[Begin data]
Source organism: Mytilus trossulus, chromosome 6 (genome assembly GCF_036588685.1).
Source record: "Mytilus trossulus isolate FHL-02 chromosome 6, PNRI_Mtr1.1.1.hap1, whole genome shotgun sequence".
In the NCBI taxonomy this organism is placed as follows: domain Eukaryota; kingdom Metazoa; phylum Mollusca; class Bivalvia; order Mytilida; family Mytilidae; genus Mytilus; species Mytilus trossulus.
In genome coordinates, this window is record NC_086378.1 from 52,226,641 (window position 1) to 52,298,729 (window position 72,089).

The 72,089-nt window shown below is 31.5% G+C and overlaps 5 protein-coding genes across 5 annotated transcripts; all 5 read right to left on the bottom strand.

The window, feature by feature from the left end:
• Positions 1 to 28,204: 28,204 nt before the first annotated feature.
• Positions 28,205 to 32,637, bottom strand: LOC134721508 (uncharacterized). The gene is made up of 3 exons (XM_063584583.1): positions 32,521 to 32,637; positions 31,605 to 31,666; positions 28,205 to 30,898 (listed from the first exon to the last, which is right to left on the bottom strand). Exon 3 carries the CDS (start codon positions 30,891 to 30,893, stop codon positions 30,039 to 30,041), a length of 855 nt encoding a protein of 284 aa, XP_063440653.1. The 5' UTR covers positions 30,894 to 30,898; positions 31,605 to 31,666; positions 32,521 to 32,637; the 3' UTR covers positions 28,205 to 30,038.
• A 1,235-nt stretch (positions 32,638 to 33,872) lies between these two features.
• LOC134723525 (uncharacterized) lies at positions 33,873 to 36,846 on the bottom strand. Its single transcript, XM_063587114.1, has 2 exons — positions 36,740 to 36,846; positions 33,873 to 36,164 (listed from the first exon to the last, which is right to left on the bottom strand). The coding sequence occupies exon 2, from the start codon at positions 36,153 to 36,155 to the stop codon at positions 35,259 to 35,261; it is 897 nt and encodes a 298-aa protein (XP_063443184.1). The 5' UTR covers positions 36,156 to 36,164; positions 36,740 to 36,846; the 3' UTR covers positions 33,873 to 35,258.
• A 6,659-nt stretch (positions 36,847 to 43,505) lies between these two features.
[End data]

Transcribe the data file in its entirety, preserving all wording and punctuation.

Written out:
Source organism: Mytilus trossulus, chromosome 6 (genome assembly GCF_036588685.1).
Source record: "Mytilus trossulus isolate FHL-02 chromosome 6, PNRI_Mtr1.1.1.hap1, whole genome shotgun sequence".
In the NCBI taxonomy this organism is placed as follows: domain Eukaryota; kingdom Metazoa; phylum Mollusca; class Bivalvia; order Mytilida; family Mytilidae; genus Mytilus; species Mytilus trossulus.
In genome coordinates, this window is record NC_086378.1 from 52,226,641 (window position 1) to 52,298,729 (window position 72,089).

The 72,089-nt window shown below is 31.5% G+C and overlaps 5 protein-coding genes across 5 annotated transcripts; all 5 read right to left on the bottom strand.

The window, feature by feature from the left end:
• Positions 1 to 28,204: 28,204 nt before the first annotated feature.
• Positions 28,205 to 32,637, bottom strand: LOC134721508 (uncharacterized). The gene is made up of 3 exons (XM_063584583.1): positions 32,521 to 32,637; positions 31,605 to 31,666; positions 28,205 to 30,898 (listed from the first exon to the last, which is right to left on the bottom strand). Exon 3 carries the CDS (start codon positions 30,891 to 30,893, stop codon positions 30,039 to 30,041), a length of 855 nt encoding a protein of 284 aa, XP_063440653.1. The 5' UTR covers positions 30,894 to 30,898; positions 31,605 to 31,666; positions 32,521 to 32,637; the 3' UTR covers positions 28,205 to 30,038.
• A 1,235-nt stretch (positions 32,638 to 33,872) lies between these two features.
• LOC134723525 (uncharacterized) lies at positions 33,873 to 36,846 on the bottom strand. Its single transcript, XM_063587114.1, has 2 exons — positions 36,740 to 36,846; positions 33,873 to 36,164 (listed from the first exon to the last, which is right to left on the bottom strand). The coding sequence occupies exon 2, from the start codon at positions 36,153 to 36,155 to the stop codon at positions 35,259 to 35,261; it is 897 nt and encodes a 298-aa protein (XP_063443184.1). The 5' UTR covers positions 36,156 to 36,164; positions 36,740 to 36,846; the 3' UTR covers positions 33,873 to 35,258.
• A 6,659-nt stretch (positions 36,847 to 43,505) lies between these two features.